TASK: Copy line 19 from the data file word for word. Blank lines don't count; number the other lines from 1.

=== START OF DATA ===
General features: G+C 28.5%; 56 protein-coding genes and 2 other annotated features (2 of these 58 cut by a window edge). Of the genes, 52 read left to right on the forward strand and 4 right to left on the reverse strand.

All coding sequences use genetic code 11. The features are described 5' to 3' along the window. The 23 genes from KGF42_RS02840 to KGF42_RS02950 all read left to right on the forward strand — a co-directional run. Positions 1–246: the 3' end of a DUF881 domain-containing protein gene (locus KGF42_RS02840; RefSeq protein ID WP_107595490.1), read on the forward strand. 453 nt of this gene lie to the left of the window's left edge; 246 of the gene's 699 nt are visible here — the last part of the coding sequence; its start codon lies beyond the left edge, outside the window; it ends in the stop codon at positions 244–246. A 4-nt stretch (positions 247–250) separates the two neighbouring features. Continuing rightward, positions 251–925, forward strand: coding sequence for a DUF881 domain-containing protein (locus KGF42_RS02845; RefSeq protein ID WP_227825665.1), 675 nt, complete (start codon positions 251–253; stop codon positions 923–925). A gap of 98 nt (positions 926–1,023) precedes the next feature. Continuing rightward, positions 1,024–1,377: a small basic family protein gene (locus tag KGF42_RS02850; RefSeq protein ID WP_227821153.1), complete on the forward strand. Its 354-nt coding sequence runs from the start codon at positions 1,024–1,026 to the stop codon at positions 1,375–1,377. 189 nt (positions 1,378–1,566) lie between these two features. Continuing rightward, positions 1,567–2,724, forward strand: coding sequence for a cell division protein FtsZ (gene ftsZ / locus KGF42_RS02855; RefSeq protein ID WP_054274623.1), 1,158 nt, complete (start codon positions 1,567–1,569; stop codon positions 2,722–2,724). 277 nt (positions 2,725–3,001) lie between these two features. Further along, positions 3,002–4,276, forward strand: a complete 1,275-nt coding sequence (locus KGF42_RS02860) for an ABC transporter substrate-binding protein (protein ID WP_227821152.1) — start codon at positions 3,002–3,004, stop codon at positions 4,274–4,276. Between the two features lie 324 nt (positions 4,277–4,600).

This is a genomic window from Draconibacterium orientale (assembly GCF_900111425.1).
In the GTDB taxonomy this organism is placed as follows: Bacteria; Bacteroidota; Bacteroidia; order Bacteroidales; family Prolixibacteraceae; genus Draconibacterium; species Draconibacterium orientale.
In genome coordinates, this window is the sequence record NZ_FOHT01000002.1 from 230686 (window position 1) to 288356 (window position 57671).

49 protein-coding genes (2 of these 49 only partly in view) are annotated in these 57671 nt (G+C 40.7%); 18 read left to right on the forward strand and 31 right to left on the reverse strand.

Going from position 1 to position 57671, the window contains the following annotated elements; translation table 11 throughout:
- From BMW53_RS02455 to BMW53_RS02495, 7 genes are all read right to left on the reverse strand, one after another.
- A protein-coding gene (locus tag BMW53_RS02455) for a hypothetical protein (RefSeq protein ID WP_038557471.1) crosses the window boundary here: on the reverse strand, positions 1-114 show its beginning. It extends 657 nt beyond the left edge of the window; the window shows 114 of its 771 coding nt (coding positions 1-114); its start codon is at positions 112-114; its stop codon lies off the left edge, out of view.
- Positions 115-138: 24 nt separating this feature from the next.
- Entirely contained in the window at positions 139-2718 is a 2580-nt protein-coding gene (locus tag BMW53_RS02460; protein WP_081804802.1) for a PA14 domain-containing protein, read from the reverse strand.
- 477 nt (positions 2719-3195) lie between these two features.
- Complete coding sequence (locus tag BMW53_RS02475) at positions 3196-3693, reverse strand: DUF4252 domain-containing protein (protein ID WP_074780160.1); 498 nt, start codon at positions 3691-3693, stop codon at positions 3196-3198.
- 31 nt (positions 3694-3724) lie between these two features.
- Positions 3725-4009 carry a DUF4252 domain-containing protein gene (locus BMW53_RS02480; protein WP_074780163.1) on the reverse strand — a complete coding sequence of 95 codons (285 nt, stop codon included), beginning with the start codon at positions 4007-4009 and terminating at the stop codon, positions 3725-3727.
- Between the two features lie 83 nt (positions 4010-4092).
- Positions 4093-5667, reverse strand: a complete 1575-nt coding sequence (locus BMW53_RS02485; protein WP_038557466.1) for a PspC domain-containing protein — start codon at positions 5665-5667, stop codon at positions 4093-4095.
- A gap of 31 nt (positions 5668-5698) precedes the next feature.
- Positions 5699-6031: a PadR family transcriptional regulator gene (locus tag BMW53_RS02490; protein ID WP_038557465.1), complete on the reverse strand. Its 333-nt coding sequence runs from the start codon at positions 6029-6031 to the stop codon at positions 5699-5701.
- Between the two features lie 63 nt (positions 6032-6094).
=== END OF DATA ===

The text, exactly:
- Positions 5699-6031: a PadR family transcriptional regulator gene (locus tag BMW53_RS02490; protein ID WP_038557465.1), complete on the reverse strand. Its 333-nt coding sequence runs from the start codon at positions 6029-6031 to the stop codon at positions 5699-5701.